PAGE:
I took the advice of Kirk Fogg, the host of “Hidden Temple,” to check out Los Angeles as a next step. After one visit, I sensed the blue sky opportunity I craved. I also had in mind to try making some money voicing cartoons and that meant I’d need to be in L.A. So, I handed in my resignation at Disney World and headed out to L.A. with my wife in late 1993. We never looked back.
While my wife sustained us doing temp work, it took me about a year to earn a sustainable living so she could quit. I was employing my improv and stand up skills to book mostly on-camera commercials, as well as a gig as Beetlejuice at a rock-n-roll review at Universal Studios, Los Angeles. I then spent a few more years trying out on-camera television acting while also beginning to book animation voice over work. It was all fun to me, but I liked voice acting the best.
I started getting the kind of voice work I wanted: My first animated series was “Cow and Chicken” (as “Dad”) and my first major film role was Daffy Duck and Taz in “Space Jam.” I learned a huge amount from working from the incredible people who made those shows. I also got in on the ground floor doing various voices on other great shows– “Sponge Bob: Squarepants” and “Fairly Oddparents” at Nick as well as “Power Puff Girls,” and “Johnny Bravo” and other shows.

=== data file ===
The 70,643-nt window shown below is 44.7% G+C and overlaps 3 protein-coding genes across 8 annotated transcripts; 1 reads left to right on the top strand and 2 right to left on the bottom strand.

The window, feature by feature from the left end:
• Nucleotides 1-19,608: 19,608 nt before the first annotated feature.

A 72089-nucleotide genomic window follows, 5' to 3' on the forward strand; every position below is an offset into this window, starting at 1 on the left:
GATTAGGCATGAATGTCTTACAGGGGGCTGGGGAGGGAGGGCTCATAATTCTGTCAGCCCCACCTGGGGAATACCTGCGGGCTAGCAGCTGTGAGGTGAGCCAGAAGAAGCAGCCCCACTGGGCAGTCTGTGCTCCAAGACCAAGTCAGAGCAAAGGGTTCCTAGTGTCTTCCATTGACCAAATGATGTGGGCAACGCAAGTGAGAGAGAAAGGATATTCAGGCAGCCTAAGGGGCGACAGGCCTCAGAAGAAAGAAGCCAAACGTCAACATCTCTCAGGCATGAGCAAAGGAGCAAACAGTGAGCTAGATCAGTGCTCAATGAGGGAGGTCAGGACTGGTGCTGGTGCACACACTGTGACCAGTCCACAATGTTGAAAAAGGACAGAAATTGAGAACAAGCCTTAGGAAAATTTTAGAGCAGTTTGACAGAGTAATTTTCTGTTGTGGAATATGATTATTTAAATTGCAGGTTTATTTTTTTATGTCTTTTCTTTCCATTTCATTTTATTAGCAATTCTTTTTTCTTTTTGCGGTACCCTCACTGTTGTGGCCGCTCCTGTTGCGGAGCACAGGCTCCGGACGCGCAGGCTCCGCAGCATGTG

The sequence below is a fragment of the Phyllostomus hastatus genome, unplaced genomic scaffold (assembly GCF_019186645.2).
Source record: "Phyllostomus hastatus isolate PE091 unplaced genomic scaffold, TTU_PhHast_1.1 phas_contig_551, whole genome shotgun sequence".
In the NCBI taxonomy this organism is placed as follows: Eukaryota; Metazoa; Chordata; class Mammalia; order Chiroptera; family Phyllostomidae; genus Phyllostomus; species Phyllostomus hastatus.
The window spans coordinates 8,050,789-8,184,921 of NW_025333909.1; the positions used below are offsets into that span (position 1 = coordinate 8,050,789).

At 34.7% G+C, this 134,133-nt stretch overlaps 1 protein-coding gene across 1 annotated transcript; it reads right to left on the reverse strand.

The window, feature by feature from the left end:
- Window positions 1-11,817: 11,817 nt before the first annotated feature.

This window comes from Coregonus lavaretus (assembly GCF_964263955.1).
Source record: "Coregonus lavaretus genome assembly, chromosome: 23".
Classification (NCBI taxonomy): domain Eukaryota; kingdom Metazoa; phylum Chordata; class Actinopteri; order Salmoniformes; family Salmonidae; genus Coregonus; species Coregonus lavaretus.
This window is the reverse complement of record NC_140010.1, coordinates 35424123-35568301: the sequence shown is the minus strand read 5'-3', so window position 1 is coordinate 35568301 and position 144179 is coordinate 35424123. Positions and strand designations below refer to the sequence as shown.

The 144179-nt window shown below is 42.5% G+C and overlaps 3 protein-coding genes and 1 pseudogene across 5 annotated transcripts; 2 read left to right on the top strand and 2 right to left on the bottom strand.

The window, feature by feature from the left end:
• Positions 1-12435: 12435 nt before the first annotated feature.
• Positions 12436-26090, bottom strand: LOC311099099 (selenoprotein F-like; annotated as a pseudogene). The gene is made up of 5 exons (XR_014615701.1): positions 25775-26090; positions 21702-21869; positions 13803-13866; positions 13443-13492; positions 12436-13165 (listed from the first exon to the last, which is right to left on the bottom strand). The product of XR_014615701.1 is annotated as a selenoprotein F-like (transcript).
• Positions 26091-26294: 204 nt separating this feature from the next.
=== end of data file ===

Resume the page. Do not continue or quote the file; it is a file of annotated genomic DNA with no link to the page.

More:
I began to focus on voice overs and to specialize:
As my voice over career picked up steam, I decided to stop my on-camera efforts and focus exclusively on voice overs, since it became clear that I couldn’t pursue success in both effectively and voice overs was the most fun for me. With experience, I began expanding beyond my default “comfort zone” characters (typically broad, comedic characters) to include animal and monster sounds– something that resonated for me from my youth and my days in stand up. The more I focused on expanding my non-human sound repetoire, the more I worked in that area. I did a number of creatures for WB’s “Teen Titans,” and then for Nickelodeon’s “Avatar: The Last Airbender” series, one of my very favorites. I also began booking video games (which I loved) doing inhuman sounds for titles like “Doom 3,” “Left for Dead 2″ the “Halo” series and “Portal 2.”
I had learned not to be afraid and not to impose limits on myself:
One of the things I learned was that mere obedience didn’t book the gig. I had the opportunity to audition for a new Fox series called “American Dad” which needed a French talking goldfish. I chose to read the audition instead with a German accent, using my German language skills from college, and booked the role that was to be renamed “Klaus.” Finally, I began booking more “straight ahead” roles as well– roles I would never have considered myself right for in earlier days– most notably, the clone soldiers in “Star Wars: The Clone Wars” series. Voicing the subtle variations of the clone soldiers was one of the most challenging and satisfying projects ever, bringing me back around to a creative universe I had deeply loved as a kid.
I continue to work and live in Los Angeles with my incredible wife of 23 years and my two daughters.
My view of becoming a voice actor is thus as a kind of life-long project that solidifies over many years of work and experimentation. This is the backdrop that informs my view of becoming a voice actor that I share with you on my site.
Click for: Dee’s IMDB credits, Dee’s demos, Twitter: @deebradleybaker